… will leave scars and tears for years to come
Hurricane Irma hit the British Virgin Islands and St. Martin/St.Marteens on September 6th. Pat Festing-Smith, a local Toronto sailor, wrote the following essay that was reprinted in Canadian Yachting’s Onboard Newsletter. North South Yacht Sales is deeply saddened by the devastation all over the Caribbean.
Last Wednesday morning through mid afternoon, Hurricane Irma made direct hits on both St Martin and BVI’s and at that moment of impact on the two tiny islands chains, as the most powerful storm in recorded history. Only during that short period of her devastating journey, was she a Category 5 (would be 6 if there was such a category) with 300km/hr. force and 7-11 foot surge.
Have you ever stuck your hand out of your car at 100km/hr. and felt the force? Sure probably. Have you ever at 300km/hr.? No, I’m pretty certain you can’t drive that fast. No one wants to experience this fury and the poor people of these tiny islands had nowhere to run.
Having called the BVI a second home for almost three decades, I could only watch from afar and try to keep up with friends and colleagues via SMS and social media. Never before have I felt so far away and useless.
Even as I write this, my friends are still in search of many colleagues around our Nanny Cay base.
Pictures and messages received during the eye were grim and hopeless. Updates received after the second wave were further more depressing and devastating.
People missing. Buildings gone. Trees and vegetation completely disappeared like a razor blade had freshly shaved the landscape. Everywhere.
The resorts of Bitter End, Leverick Bay, Saba Rock … a bombshell. The little island of Jost Van Dyke … famous beach bars, disappeared.The hurricane holes and marinas providing proven protection from some of the worst storms in the past – filled with piles of FRP, yachts toppled on top of each other. The wind itself at 300km just buckled large bare masts with its force. One hundred foot palm trees tossed around like toothpicks.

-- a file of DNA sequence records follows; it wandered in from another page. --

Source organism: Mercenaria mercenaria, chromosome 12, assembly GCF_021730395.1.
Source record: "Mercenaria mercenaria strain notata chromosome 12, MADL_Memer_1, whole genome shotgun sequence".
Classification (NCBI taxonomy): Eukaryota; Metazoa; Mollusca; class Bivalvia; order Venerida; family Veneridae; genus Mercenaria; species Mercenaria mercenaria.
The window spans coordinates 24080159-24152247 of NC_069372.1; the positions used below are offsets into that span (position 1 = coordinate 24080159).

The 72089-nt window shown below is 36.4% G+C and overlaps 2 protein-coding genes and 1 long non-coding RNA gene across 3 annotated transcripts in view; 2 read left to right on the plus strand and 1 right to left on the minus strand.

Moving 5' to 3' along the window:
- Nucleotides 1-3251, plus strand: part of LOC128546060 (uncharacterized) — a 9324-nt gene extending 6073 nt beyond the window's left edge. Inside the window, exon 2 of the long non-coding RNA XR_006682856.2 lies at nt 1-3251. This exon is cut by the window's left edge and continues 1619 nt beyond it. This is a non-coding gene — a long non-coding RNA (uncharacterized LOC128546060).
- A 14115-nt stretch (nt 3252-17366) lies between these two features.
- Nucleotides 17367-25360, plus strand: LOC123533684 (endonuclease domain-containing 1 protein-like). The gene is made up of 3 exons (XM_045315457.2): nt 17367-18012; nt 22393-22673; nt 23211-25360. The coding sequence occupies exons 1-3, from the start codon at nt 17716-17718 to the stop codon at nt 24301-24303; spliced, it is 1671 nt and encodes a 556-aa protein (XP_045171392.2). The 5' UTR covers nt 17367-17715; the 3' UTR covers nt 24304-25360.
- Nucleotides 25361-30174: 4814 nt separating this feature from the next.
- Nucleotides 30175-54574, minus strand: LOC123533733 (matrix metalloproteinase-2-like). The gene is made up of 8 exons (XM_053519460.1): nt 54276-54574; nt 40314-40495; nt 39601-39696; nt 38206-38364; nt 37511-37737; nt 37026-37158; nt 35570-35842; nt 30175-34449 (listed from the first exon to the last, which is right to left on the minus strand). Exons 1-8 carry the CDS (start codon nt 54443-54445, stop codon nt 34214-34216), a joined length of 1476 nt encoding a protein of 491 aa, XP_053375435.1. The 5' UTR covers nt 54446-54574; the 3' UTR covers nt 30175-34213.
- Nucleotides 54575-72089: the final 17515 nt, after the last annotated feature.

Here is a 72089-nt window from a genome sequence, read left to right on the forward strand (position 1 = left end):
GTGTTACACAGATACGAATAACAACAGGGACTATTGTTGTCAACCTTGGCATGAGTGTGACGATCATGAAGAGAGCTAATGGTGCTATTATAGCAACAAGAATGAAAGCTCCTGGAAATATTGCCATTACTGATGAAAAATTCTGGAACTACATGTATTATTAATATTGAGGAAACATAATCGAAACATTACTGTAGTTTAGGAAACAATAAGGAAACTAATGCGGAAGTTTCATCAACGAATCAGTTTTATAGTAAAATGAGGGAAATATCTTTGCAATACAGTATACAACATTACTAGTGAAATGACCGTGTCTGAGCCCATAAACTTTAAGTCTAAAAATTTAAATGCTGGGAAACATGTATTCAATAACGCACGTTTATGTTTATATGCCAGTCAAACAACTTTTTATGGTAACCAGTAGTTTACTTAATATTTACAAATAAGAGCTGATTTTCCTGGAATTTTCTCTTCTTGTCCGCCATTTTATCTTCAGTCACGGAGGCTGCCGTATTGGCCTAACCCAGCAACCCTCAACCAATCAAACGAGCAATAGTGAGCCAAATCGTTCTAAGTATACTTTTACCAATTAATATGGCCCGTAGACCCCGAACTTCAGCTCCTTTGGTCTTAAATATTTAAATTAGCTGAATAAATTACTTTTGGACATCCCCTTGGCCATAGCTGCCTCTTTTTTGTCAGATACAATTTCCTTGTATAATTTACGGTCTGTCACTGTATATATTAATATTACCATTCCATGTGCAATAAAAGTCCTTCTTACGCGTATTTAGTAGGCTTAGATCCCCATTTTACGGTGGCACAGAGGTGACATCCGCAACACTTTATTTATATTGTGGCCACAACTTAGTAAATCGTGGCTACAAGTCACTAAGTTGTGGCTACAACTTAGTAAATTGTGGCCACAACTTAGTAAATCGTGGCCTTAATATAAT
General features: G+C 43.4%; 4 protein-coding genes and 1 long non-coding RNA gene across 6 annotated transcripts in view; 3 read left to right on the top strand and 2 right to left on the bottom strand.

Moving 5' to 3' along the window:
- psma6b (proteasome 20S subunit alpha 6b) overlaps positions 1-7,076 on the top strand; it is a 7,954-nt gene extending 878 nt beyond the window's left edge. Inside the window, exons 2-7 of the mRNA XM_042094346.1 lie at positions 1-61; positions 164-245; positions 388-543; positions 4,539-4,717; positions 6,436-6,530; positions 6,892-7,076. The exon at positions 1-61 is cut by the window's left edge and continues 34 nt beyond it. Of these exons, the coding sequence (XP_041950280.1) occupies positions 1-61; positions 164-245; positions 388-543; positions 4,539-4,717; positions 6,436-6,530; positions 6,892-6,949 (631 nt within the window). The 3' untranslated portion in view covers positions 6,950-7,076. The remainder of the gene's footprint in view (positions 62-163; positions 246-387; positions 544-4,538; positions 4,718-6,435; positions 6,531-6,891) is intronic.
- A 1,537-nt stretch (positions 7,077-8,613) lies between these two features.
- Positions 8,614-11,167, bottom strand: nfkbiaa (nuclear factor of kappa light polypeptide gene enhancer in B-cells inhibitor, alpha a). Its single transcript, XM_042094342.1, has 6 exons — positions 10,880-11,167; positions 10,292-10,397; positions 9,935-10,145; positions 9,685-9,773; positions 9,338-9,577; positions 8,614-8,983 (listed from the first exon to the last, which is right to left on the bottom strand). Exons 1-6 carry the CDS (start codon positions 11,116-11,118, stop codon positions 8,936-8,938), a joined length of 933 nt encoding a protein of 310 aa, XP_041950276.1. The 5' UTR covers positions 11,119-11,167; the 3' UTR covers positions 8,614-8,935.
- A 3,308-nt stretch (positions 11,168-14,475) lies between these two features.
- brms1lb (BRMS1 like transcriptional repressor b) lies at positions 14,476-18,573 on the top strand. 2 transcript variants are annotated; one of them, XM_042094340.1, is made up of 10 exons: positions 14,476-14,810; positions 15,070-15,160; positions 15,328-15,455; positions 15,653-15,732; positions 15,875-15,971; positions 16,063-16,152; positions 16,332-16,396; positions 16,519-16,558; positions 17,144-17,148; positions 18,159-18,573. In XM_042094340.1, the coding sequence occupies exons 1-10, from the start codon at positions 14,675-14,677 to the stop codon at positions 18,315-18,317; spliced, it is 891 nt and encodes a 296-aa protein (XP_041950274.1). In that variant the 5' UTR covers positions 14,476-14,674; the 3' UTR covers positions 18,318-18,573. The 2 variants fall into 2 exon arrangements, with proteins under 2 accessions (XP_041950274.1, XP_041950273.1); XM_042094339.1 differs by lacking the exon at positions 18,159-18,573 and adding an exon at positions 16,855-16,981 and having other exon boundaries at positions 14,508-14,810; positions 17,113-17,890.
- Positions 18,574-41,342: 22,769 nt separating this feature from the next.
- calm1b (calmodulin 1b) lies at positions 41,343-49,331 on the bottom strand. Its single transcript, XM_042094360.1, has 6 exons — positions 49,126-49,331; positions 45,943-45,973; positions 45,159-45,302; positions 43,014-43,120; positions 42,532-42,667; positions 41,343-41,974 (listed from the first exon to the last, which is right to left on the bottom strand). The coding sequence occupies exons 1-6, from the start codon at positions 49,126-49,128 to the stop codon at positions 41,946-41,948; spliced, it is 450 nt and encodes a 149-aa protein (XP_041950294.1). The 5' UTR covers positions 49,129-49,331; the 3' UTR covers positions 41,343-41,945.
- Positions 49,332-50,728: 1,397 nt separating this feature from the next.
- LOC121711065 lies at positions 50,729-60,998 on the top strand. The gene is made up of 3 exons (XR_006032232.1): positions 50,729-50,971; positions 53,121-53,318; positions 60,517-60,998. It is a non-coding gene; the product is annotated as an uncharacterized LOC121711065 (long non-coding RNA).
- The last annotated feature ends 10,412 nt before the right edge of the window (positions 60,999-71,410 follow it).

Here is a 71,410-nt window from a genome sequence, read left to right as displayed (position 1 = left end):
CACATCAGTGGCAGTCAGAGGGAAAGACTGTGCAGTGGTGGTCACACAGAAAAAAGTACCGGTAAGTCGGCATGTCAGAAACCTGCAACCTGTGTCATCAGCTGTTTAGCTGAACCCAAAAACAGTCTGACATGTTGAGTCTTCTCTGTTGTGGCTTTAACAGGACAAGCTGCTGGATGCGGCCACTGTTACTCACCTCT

The impact of the storm will have consequences on the sailing industry and the local economies for years to come. Ninety percent of the charter fleets are destroyed. Hundreds upon hundreds of yachts will need to be replaced. And some companies in France are already booked up in production for two years prior to this catastrophic event.
Who knows what charter companies, agents, brokers and suppliers both local and worldwide, will survive after the dust settles. The BVI is the central hub for the charter business. It is Moorings, Sunsail, TMM and Horizon’s largest bases.
What few yachts are left or are replaced quickly will have little in local venues to entice and attract vacationers for some time.
BUT WE NEED TO GO.
We need to support the local economy, which survives on us yachters to provide most all of their jobs and income. We need to go and help them. We need to go and let them know we are there for them. They have provided us one of the friendliest and most beautiful and welcoming destinations on the planet. Now is not the time to abandon them.
As soon as feasibly possible, it’s time to pay forward.
In the meantime, please support any relief efforts you can in the BVI and St Martin.
Originally published in Canadian Yachting’s Onboard Newsletter
(Printed with permission)